Yikes srnet...
That doesn't sound too good. The RFM22B is the module I want to use. Can you give us some more details on your power setup.

The data sheet says 85mA current requirement for Transmit. Do you think there is some sort of unstated current requirement when the transmitter mode is turned on?

I plan to run my configuration off of 4-AA batteries run through a linear LDO that will bring the voltage down to 3.3v 1000mA capable. I wonder if I will experience issues? I plan to use Enloop NiMh rechargables and would recharge between flying sessions...and the batteries are 2000mAHour capacity, so there should be plenty of juice before things start to drain.
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Old Jan 09, 2013, 12:58 PM
Stuart
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Quote:
Originally Posted by dave1993 View Post
if one actually stops and thinks about it the most reasonable default failsafe is to simply remove all pulses on all channels. this cuts throttle and holds all servos. your plane typically spirals in nearby safely w/o prop spinning. afaik flysky is the only maker who have adopted this.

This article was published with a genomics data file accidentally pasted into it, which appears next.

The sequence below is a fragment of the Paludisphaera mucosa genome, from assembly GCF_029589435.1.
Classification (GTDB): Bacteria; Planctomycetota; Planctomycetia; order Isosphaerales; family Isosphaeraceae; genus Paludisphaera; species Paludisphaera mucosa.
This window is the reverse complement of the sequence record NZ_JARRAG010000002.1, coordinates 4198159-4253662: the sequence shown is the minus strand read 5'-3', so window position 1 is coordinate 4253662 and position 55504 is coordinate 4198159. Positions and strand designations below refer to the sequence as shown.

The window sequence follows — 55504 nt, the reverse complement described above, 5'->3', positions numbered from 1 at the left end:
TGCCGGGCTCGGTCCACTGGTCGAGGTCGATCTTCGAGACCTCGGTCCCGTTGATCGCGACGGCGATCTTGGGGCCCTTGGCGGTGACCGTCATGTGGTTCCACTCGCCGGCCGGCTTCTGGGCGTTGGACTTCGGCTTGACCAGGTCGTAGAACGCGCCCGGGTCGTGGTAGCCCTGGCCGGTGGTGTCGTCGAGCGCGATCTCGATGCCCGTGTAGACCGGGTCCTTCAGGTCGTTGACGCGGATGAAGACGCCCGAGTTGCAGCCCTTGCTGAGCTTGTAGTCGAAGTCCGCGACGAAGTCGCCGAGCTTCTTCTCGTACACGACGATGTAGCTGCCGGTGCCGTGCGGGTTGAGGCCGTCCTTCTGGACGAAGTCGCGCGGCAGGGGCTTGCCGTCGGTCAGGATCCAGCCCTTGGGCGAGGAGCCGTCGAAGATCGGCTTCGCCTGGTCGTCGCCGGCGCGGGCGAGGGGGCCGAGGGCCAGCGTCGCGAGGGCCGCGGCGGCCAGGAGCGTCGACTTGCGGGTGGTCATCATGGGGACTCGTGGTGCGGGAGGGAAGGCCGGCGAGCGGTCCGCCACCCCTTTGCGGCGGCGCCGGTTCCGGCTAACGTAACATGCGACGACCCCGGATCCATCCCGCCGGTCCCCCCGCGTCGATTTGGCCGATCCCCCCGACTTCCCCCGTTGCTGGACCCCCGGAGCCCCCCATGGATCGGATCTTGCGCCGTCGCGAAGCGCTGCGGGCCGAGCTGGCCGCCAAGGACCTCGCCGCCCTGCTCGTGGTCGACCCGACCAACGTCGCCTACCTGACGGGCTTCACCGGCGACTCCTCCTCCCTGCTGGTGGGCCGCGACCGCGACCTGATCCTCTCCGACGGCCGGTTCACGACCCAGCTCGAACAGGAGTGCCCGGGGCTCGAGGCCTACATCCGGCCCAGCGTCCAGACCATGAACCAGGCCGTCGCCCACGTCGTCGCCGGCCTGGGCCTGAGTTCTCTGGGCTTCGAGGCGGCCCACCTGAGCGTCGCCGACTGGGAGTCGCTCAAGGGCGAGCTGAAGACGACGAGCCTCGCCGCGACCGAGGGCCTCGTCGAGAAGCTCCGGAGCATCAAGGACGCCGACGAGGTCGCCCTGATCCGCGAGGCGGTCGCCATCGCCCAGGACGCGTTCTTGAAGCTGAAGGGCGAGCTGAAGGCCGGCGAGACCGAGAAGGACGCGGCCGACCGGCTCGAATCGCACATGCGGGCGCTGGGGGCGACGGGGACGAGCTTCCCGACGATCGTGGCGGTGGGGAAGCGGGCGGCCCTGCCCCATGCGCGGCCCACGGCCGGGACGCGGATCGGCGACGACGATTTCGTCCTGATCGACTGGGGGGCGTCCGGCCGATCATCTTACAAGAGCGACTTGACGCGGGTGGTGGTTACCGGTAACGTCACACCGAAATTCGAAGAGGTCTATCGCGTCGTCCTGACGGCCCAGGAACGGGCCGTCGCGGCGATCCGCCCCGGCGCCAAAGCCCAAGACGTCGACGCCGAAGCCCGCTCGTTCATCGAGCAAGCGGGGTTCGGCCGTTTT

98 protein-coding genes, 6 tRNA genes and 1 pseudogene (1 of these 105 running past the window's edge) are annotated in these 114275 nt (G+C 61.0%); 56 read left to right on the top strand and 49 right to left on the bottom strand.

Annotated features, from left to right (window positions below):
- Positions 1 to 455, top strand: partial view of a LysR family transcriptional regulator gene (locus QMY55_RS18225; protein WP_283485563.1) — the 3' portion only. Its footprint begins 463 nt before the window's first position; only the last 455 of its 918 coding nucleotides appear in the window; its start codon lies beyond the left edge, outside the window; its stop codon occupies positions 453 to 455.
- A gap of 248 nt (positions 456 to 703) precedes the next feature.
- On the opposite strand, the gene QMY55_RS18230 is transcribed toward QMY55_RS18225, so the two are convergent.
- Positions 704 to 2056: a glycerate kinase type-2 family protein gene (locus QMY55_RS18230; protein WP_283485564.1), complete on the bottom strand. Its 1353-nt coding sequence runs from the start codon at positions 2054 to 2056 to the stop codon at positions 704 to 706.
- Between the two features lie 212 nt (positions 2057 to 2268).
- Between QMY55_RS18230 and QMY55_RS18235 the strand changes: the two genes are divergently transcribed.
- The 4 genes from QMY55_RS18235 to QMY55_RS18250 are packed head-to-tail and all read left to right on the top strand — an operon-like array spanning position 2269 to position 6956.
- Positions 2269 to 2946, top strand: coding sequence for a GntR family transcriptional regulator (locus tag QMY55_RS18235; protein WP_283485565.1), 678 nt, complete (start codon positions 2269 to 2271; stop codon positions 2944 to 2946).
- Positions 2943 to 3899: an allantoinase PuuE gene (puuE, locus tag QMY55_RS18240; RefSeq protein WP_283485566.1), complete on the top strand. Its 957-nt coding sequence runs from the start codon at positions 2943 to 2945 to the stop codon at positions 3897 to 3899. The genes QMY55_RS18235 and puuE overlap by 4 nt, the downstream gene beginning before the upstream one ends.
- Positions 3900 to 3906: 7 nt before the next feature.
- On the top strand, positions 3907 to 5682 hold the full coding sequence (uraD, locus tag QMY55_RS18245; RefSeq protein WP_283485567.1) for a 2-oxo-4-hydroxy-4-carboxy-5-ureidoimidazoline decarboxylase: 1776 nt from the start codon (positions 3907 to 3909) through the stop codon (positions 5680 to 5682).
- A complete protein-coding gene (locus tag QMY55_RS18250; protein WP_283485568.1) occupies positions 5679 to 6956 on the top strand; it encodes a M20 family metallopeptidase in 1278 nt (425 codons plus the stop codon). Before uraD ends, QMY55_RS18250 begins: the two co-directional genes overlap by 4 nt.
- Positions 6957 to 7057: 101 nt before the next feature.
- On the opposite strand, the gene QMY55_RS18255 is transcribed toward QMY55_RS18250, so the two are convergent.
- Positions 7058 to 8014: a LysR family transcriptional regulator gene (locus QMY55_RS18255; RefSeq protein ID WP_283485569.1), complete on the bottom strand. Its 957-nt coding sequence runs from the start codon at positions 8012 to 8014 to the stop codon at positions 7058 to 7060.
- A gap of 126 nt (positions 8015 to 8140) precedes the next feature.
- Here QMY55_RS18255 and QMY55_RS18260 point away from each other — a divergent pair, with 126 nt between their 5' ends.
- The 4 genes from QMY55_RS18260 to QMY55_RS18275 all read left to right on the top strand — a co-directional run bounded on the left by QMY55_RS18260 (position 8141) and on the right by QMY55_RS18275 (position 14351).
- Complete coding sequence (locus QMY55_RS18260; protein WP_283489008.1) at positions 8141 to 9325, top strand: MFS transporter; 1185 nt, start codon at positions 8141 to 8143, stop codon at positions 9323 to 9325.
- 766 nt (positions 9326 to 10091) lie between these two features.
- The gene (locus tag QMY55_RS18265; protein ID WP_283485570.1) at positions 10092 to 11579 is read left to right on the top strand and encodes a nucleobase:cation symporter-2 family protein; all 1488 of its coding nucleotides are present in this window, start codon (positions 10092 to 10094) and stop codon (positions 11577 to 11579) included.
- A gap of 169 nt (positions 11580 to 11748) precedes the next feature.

The coronas allow you to set the failsafe. I normally trim my plane for a power off gentle glide with a soft left turn. So hopefully the plane wont crater hard into the deck destroying itself or injuring someone in the process. If its trimmed for a turn, at least it should not dissapear over the horizon.

And if you have at least some altitude you at least have time to warn others that you have a flyaway.
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Old Jan 09, 2013, 01:09 PM
Radio? Screwdriver!
United Kingdom, England, Bristol
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Quote:
Originally Posted by RJKIRK View Post
So now our 6-channel radio uses a 14-byte packet of data to hold all the information to be transmitted into the air. So the Radio's MCU streams the entire 14-byte packet to the Radio's RF chip Transmit FIFO at a bit rate of 4Mhz over the SPI bus. Once that happens the Radio's MCU is done with the communications task and can move on to other things until the next transmit cycle is required.

In the meantime the radio's RF chip has been waiting for its Transmit FIFO to fill based on a predetermined "fixed packet size". As soon as the FIFO is filled, but before the RF chip sends the information up into the air, the RF chip automatically adds a Preamble, Sync Word, Header, and Packet Length to the front of the data packet. It also automatically calculates and appends a CRC to end. All this is done in the RF chip's silicon...no MCU processing overhead is involved.